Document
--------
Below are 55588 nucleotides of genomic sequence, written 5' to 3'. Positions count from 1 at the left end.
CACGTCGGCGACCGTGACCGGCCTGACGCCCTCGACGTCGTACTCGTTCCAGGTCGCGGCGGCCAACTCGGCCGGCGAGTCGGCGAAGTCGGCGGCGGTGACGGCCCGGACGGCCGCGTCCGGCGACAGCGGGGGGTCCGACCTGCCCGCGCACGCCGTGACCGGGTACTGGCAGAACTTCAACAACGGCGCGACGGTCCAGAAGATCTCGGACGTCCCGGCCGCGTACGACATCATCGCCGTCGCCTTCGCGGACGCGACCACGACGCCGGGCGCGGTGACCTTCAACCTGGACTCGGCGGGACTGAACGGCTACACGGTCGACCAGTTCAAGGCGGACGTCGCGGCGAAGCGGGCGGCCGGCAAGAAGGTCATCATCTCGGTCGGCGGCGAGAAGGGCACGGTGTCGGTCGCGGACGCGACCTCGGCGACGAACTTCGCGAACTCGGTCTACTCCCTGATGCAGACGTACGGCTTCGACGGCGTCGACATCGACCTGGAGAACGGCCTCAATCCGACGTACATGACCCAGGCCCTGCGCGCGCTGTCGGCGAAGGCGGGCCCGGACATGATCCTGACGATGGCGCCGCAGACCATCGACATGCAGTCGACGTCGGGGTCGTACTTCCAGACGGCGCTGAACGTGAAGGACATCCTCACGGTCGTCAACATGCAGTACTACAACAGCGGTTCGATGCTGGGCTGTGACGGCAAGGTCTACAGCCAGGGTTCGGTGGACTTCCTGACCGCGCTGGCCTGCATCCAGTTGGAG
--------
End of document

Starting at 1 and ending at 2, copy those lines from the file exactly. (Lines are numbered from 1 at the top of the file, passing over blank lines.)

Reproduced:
Below are 55588 nucleotides of genomic sequence, written 5' to 3'. Positions count from 1 at the left end.
CACGTCGGCGACCGTGACCGGCCTGACGCCCTCGACGTCGTACTCGTTCCAGGTCGCGGCGGCCAACTCGGCCGGCGAGTCGGCGAAGTCGGCGGCGGTGACGGCCCGGACGGCCGCGTCCGGCGACAGCGGGGGGTCCGACCTGCCCGCGCACGCCGTGACCGGGTACTGGCAGAACTTCAACAACGGCGCGACGGTCCAGAAGATCTCGGACGTCCCGGCCGCGTACGACATCATCGCCGTCGCCTTCGCGGACGCGACCACGACGCCGGGCGCGGTGACCTTCAACCTGGACTCGGCGGGACTGAACGGCTACACGGTCGACCAGTTCAAGGCGGACGTCGCGGCGAAGCGGGCGGCCGGCAAGAAGGTCATCATCTCGGTCGGCGGCGAGAAGGGCACGGTGTCGGTCGCGGACGCGACCTCGGCGACGAACTTCGCGAACTCGGTCTACTCCCTGATGCAGACGTACGGCTTCGACGGCGTCGACATCGACCTGGAGAACGGCCTCAATCCGACGTACATGACCCAGGCCCTGCGCGCGCTGTCGGCGAAGGCGGGCCCGGACATGATCCTGACGATGGCGCCGCAGACCATCGACATGCAGTCGACGTCGGGGTCGTACTTCCAGACGGCGCTGAACGTGAAGGACATCCTCACGGTCGTCAACATGCAGTACTACAACAGCGGTTCGATGCTGGGCTGTGACGGCAAGGTCTACAGCCAGGGTTCGGTGGACTTCCTGACCGCGCTGGCCTGCATCCAGTTGGAG